The Trump administration’s recent budget proposal suggests eliminating the problematic, government-run Energy Star program. It’s not going away, but rather it could be shepherded into a non-governmental entity run by an independent third party with limited government oversight. The program exists to inform consumers on how efficient your purchase will be and how much you can expect to pay in electricity prices.

But like all government programs, it has had a rocky history since being formed by the EPA in 1992. The budget says the EPA should begin developing legislation for transferring the program and any partnership programs like EnergyGuide to meet the Trump administration’s goal of cutting the EPA’s budget by 25 percent.

Under the Obama administration, the EPA has ballooned into an enormous agency that then-candidate Donald Trump said was killing American businesses with burdensome regulations.

Critics fear if the Energy Star program isn’t under a government agency, it may not be as effective or trusted. Others are worried that consumers may not know whether they are getting accurate energy savings if an industry can self-regulate itself. Since its inception, the label has been stuck on more than five million items. Even buildings can get certified. But the program has been problematic and rocked by controversy, leaving many consumers to wonder if the program is even necessary.

Energy Star controversies

Despite being under government control, the Energy Star program has been riddled with problems and abuse.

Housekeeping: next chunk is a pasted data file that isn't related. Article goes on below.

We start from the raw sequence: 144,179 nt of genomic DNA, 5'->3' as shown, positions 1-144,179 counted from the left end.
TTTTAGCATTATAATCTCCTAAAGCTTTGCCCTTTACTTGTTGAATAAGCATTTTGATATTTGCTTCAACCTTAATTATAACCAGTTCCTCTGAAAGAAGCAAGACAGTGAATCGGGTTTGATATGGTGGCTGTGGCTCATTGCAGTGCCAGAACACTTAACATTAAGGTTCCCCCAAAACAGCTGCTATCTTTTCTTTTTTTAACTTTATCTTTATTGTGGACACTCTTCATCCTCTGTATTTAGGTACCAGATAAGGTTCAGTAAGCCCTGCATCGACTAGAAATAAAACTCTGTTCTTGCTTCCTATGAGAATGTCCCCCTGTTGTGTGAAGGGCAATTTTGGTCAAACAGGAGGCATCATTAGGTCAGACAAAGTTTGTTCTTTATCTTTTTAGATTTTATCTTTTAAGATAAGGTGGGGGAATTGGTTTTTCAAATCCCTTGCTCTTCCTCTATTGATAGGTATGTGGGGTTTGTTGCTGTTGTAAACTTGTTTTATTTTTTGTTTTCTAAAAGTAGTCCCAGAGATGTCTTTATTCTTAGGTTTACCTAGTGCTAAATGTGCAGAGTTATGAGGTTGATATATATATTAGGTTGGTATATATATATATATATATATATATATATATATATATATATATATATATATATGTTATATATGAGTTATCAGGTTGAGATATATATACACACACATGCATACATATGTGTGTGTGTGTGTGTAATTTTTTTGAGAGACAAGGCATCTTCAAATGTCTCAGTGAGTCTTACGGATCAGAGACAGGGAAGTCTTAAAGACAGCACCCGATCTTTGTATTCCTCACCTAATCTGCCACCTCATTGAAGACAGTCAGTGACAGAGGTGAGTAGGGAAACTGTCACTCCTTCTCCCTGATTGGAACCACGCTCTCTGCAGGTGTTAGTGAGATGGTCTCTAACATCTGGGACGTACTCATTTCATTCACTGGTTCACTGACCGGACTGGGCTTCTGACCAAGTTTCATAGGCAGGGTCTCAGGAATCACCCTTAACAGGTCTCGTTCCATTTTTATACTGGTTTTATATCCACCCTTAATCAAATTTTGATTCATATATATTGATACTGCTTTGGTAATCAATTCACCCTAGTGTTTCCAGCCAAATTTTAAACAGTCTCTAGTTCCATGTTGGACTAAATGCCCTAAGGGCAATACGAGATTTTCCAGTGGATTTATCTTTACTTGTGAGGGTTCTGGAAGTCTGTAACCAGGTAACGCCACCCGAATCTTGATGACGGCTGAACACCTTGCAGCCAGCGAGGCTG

In 2008, an EPA Inspector General report found the Energy Star claims of reducing greenhouse gases were false and not reliable. Indeed, the Obama administration touted that the Energy Star program prevented over 300 million metric tons of emissions each year.

But the IG’s report concluded the much-touted savings couldn’t be verified and claims of reducing greenhouse emissions were based on faulty data.

More troubling, Consumer Reports, ApplianceAdvisor, and the American Council for an Energy-Efficient Economy released a statement in 2008 describing how manufacturers were gaming the system through loopholes and allowing wasteful products to get labels.

Outdated testing rules

In one case, the DOE allowed refrigerator manufacturers to test electricity usage without the ice-makers turned on, which is not how they are used in a typical home.

The EnergyStar program allowed manufacturers to test their own products and the EPA only spot-checked a few test results. The EPA was also using outdated testing rules and standards to award the yellow labels.

And in 2006, a federal court ordered the DOE to update and fix misleading labels given to products in nearly two dozen categories featuring large appliances. Clothes dryers and air conditioners didn’t get accurate savings labels until 2011.

Abuse and fraud

A 2010 Government Accountability Office (GAO) report showed the Energy Star program is rife with abuse and fraud.

The GAO got 15 bogus products certified as ES compliant. They also qualified four businesses as ES partners, despite the companies, merchandise, and workforce being fictitious. Since that report, the Energy Star program started requiring testing in EPA-approved labs for third-party certification.

Prior to the Obama administration, the program was run by the Energy Department. Now it falls under the EPA’s purview. Industry leaders want it to go back to the DOE, which already handles minimum standards for large appliances and requires energy use be disclosed under the “EnergyGuide” requirements.

Kevin Messner, a senior vice president for the home appliance group, told EENews that because responsibilities are split, the EPA and DOE don’t coordinate enough. They’ve also been talking to anyone who will listen in the Trump administration on how to improve the program.